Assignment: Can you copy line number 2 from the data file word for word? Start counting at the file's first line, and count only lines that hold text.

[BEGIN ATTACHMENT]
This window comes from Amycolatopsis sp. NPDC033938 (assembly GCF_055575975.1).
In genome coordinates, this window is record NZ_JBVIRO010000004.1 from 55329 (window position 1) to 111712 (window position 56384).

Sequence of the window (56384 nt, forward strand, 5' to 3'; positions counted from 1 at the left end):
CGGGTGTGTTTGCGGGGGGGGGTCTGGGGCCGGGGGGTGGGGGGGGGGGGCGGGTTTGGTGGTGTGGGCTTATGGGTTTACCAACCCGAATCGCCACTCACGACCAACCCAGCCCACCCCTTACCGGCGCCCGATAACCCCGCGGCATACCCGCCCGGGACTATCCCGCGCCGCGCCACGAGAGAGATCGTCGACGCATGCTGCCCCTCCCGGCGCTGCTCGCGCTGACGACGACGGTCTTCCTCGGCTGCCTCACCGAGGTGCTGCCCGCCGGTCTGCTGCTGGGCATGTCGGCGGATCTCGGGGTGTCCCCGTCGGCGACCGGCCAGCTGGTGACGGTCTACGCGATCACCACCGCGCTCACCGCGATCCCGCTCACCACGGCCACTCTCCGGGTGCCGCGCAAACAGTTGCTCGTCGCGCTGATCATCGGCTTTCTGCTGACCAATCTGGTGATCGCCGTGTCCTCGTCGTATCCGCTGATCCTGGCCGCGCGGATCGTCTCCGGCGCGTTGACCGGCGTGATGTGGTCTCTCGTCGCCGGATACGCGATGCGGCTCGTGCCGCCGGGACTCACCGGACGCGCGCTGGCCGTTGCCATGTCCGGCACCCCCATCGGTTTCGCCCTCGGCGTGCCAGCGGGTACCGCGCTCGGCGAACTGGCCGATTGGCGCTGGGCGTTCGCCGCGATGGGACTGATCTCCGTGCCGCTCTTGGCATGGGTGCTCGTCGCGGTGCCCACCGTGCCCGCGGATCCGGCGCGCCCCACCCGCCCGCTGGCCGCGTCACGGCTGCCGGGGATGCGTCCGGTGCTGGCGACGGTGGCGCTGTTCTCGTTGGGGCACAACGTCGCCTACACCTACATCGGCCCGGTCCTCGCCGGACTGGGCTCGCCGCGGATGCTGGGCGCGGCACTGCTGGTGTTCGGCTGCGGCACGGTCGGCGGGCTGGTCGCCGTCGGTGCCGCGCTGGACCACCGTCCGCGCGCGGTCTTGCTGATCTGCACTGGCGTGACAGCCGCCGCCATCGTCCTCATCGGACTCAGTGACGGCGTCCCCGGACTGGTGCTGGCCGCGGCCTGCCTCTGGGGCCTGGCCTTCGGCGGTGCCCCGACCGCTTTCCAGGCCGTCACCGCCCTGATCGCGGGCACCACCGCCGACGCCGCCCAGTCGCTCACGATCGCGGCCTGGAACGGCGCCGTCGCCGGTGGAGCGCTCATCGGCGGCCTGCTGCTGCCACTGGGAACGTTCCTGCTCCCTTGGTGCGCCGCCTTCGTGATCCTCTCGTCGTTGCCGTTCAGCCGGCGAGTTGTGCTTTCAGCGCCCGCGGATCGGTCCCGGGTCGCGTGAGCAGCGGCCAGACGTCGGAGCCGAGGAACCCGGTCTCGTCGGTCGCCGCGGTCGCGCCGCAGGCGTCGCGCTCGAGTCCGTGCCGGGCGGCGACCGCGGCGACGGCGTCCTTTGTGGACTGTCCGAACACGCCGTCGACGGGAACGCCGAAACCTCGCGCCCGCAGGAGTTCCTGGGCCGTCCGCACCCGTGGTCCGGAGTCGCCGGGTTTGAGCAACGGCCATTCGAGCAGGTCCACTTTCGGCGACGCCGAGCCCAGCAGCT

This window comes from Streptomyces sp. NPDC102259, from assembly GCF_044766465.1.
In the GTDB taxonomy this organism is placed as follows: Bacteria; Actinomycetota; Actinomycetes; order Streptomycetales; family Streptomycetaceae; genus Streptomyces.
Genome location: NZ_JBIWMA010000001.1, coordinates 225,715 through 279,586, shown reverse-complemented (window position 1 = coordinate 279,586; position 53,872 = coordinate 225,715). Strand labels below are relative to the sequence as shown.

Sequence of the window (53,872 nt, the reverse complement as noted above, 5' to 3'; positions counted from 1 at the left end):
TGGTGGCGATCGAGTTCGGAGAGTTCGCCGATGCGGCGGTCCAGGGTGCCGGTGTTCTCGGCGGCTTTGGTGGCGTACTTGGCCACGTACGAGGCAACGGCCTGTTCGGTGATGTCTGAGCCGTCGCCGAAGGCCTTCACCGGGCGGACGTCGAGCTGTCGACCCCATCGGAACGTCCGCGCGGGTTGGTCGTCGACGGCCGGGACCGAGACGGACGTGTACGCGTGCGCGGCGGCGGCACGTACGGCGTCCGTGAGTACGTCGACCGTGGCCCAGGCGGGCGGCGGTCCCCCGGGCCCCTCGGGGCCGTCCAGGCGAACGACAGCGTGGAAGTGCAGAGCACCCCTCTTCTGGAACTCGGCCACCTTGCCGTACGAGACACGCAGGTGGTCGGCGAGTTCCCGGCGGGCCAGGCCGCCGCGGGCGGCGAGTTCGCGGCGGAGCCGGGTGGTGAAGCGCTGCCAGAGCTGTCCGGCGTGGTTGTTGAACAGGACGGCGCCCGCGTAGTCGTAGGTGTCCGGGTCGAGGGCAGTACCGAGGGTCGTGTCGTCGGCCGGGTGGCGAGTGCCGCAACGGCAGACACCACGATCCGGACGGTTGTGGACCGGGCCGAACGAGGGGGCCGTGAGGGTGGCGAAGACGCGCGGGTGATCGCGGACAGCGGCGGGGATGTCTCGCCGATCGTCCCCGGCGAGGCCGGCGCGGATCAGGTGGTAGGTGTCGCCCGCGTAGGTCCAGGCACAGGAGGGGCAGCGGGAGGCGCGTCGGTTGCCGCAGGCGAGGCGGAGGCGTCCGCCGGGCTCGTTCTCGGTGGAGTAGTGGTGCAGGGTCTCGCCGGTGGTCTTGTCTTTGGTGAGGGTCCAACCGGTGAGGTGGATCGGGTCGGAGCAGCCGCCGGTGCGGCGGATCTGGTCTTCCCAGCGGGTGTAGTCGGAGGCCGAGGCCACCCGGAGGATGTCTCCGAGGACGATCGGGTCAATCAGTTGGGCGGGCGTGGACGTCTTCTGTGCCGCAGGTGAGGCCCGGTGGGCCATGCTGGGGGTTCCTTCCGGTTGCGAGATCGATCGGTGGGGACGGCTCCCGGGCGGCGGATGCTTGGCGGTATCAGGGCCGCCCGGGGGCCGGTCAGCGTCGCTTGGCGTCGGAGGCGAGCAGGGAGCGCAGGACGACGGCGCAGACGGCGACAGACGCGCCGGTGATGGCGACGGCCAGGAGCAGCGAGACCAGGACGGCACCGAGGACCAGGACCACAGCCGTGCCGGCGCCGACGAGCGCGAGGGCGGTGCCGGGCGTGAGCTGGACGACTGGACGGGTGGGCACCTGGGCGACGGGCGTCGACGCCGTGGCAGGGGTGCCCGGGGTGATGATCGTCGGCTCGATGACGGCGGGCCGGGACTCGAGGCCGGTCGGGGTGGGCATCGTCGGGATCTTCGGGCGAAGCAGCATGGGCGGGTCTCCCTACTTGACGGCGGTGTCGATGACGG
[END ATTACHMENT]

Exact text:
In genome coordinates, this window is record NZ_JBVIRO010000004.1 from 55329 (window position 1) to 111712 (window position 56384).